Resilience in the Built Environment

Introduction and moderation

Chloe Demrovsky, Disaster Recovery Institute International President and CEO | Forbes Contributor | NYU Adjunct Professor

Resilience in the Built Environment: Learning from Nature

How do we balance population growth, economic development and the environment in the face of climate change? Much of the current focus is on mitigating the worst effects. However, it is increasingly clear that we have no choice but to pursue adaptation to changes that are already occurring. We can better withstand future shocks by rethinking how we rebuild after disasters and using tools like biomimicry to design thoughtful socio-ecosystems. This panel will explore some of the ways in which experts from both France and the USA are already approaching these challenges, learning from the natural world to blend the built and natural environments, and how we can leverage these concepts to build a more resilient future.


Jennifer Pollack, Chair for Coastal Conservation and Restoration at Harte Research Institute for Gulf of Mexico Studies, USA

Oysters and Oyster Reefs as Living Seawalls

Oysters can make effective natural infrastructure to combat coastal erosion and storm surge in those estuarine waters where they can thrive. As natural reefs they are self-repairing following storm or other damage that affect structural integrity of their naturally occurring reef structure, which typically orients to intersect prevailing currents. As individuals they can enhance other artificial coastal infrastructure designed for the same purposes, like using river rock, concrete, etc to form erosion barriers. Engineered structures can combine both natural and artificial constructs/techniques that employ biomimicry of natural reefs in orientation and structure to assure sustainability. Oysters, both on natural and artificial “reefs” perform multiple ecosystem services in addition to erosion and storm surge protection – filtering water to improve water clarity and quality; sequestering carbon; creating fish habitat; and, even providing a food sources for both animal and human consumption.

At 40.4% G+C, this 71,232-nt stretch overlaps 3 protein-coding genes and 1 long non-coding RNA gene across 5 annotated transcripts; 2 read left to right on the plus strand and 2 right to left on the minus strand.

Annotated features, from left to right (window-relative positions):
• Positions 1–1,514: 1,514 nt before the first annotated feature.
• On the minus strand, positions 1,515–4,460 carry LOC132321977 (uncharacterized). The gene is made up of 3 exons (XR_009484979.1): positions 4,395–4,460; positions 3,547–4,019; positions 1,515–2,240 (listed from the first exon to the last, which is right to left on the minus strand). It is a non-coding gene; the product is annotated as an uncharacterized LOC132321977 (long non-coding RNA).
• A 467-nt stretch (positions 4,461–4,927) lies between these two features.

Evelyn Tickle, Founder, Inventor & CEO, Grow Oyster Reef, USA

Biomimetic Oyster reef building

GROW’s biomimetic, modular reef-building products boost nature’s systems by jumpstarting native oyster reefs to grow the native population of oysters, sequestering carbon, purifying oceans, and protecting shorelines. GROW’s vision is that all underwater infrastructure supports human and aquatic life symbiotically. Our coastlines are threatened by the impact of climate change. The oyster, a keystone species, in decline by 85% since the 1850’s, has been protecting the world’s coastlines for thousands of years. GROW products work with the oyster to build self-healing coastal defense infrastructures, attenuating wave energy and sequestering carbon.